After Every Milestone

by | Nov 28, 2011 | 0 comments

Another holiday down.

Up next- your birthday.  Usually the time when you’re catching up to me- but not this time.

If you had lived, I would’ve bought you an old-fashioned metronome for your birthday or Christmas.  This was already written down on a list of random ideas when you died.  You told me you liked the way they looked.  I had already been looking around on ebay and etsy for one.  I miss buying you things.  I miss having new ideas to write down.  I have no new ideas.

I have a few more entries to write here and then, I am done.  It’s not because I am done grieving but because I realize I never will be.   It is not because I am done puzzling over your death, but because I accept I will forever be puzzling over your death.  I will never make any sense of it…any progress in understanding what happened on July 6, 2010.

“That is truly, truly tragic,” the mother of the girl in Audrey’s class says on Thanksgiving as she cuts the remaining turkey meat off the bird.  In the kitchen, before dessert- she has sensitively asked me how my husband died.  We’ve had a few playdates, but I honestly didn’t even remember whether I’d told her or not.  After I tell her, this is all she can keep saying.  And I think the last few days- yes, that is what this is: tragic.  I can’t find any definition that really captures what the word means to me – it’s so much more than sorrowful.  The word tragic is more about the fact that it could have been prevented and yet this sense that there was nothing one could do to stop the dreadful path from unraveling.  In that way it is so different from an aged person passing away, or even a death by disease.  Tragic.  Accidental.  Never supposed to happen, but somehow ingrained and foreshadowed in the characters and setting.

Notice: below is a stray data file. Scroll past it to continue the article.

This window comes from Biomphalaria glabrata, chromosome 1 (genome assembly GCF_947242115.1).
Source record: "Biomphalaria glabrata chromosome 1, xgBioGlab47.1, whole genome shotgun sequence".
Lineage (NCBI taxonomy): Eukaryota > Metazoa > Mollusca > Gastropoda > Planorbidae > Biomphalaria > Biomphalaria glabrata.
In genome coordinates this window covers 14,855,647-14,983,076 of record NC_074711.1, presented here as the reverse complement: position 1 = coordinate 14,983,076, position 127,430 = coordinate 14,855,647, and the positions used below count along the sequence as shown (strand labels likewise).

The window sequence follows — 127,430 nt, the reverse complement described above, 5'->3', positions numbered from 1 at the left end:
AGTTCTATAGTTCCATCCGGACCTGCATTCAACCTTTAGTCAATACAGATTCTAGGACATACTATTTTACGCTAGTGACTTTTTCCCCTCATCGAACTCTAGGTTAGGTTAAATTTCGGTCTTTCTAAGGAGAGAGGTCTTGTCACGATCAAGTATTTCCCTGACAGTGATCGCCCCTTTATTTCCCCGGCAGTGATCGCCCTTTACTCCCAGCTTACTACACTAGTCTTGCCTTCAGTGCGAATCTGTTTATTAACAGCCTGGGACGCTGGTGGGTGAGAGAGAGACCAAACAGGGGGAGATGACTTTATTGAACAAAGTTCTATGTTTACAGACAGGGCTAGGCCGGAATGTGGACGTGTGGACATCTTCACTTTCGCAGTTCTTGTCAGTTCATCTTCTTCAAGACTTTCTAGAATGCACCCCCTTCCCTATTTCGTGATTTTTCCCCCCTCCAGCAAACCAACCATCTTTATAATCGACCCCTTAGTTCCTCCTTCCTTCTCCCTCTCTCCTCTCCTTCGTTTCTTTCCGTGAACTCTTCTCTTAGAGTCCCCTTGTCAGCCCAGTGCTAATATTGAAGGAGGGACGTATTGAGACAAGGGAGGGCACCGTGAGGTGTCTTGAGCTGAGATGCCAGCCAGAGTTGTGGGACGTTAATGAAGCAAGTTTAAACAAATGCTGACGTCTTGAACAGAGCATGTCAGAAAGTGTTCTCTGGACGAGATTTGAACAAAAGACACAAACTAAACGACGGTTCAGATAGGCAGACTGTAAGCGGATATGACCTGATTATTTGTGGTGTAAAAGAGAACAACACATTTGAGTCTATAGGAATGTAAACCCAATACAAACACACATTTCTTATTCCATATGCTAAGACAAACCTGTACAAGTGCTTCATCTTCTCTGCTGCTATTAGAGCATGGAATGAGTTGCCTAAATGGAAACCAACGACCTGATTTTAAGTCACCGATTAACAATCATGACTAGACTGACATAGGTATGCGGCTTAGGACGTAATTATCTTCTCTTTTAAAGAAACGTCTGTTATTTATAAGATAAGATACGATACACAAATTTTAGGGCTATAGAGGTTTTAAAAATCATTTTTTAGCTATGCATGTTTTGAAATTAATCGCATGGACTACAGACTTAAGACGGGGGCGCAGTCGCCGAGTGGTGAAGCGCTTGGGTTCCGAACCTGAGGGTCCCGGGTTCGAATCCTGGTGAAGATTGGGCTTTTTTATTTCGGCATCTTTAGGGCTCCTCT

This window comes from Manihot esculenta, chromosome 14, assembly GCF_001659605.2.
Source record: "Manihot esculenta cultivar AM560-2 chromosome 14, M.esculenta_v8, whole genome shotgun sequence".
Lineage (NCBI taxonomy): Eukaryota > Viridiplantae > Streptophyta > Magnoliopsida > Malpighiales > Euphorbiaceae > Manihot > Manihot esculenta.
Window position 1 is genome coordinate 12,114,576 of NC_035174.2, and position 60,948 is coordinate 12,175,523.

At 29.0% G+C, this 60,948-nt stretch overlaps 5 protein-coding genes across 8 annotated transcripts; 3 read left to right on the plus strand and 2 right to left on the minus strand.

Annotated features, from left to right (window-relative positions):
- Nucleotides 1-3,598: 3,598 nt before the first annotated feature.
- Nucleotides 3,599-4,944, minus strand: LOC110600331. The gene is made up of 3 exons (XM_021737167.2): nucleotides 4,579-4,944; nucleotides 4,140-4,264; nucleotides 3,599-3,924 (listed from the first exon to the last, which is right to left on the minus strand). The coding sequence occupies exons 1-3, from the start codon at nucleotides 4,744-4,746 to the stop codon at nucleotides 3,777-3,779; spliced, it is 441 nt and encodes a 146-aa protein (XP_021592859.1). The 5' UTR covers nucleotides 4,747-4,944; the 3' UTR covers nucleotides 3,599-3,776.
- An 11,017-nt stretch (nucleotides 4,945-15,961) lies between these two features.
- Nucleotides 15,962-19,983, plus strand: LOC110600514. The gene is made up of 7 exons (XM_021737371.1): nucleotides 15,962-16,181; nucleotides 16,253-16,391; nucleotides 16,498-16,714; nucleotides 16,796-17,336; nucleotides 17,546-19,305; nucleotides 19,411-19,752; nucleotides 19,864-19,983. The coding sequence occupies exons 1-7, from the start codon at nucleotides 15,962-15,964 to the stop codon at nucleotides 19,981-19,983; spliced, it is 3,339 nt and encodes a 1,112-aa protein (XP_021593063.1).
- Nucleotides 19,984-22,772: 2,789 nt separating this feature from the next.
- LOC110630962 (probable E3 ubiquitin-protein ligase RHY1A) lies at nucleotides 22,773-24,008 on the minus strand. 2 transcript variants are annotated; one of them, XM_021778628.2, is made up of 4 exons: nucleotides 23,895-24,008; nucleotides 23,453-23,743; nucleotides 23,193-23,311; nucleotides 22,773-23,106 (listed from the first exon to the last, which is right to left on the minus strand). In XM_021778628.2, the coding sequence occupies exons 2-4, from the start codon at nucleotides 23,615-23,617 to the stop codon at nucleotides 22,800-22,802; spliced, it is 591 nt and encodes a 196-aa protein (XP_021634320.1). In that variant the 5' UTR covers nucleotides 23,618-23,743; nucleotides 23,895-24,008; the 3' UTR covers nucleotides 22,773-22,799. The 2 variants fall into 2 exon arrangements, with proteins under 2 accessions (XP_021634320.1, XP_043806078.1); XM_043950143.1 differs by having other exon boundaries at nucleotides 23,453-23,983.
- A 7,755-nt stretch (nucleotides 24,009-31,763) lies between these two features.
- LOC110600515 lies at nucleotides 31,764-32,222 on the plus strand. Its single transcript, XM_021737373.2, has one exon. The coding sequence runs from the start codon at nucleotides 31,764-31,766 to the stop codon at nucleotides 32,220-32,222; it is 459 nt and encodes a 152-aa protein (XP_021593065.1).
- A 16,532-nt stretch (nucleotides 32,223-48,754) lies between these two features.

But now what- what comes after every milestone?  Alternations of rawness and numbness?  Your clothes are packed, but I still see them in the closet instead of mine, and the sense of relief I got when I first put them away- is over.  I want to see them back there where they belong- next to mine.  The wedding ring is back on- but with the promise ring instead of the engagement ring which just felt too sparkly. The tiredness and difficulty in smiling that I have by late afternoon reminds me of how I felt when you were just away on the tours.  I just had a really hard time smiling- even with Audrey.  The sadness of knowing you were on another continent sat with me all day, while I played with our baby.  For she was a baby, back then.  Lately I contemplate lying to myself that this is where you are- just a continent or two away- so that I can go on living- the way I did while you were away- with at least the expectation that you were happy, doing what you loved- and would come back to us.  I just had to be patient.

After every milestone, the tragic loss isn’t any less raw.  It is just further away.  I am more different than the woman you (or I) knew each day.  I have a harder time imagining what you are like at almost 35 years old.  A harder time imagining you interacting with a daughter as you never knew her.  I keep losing you.


November 28, 2011


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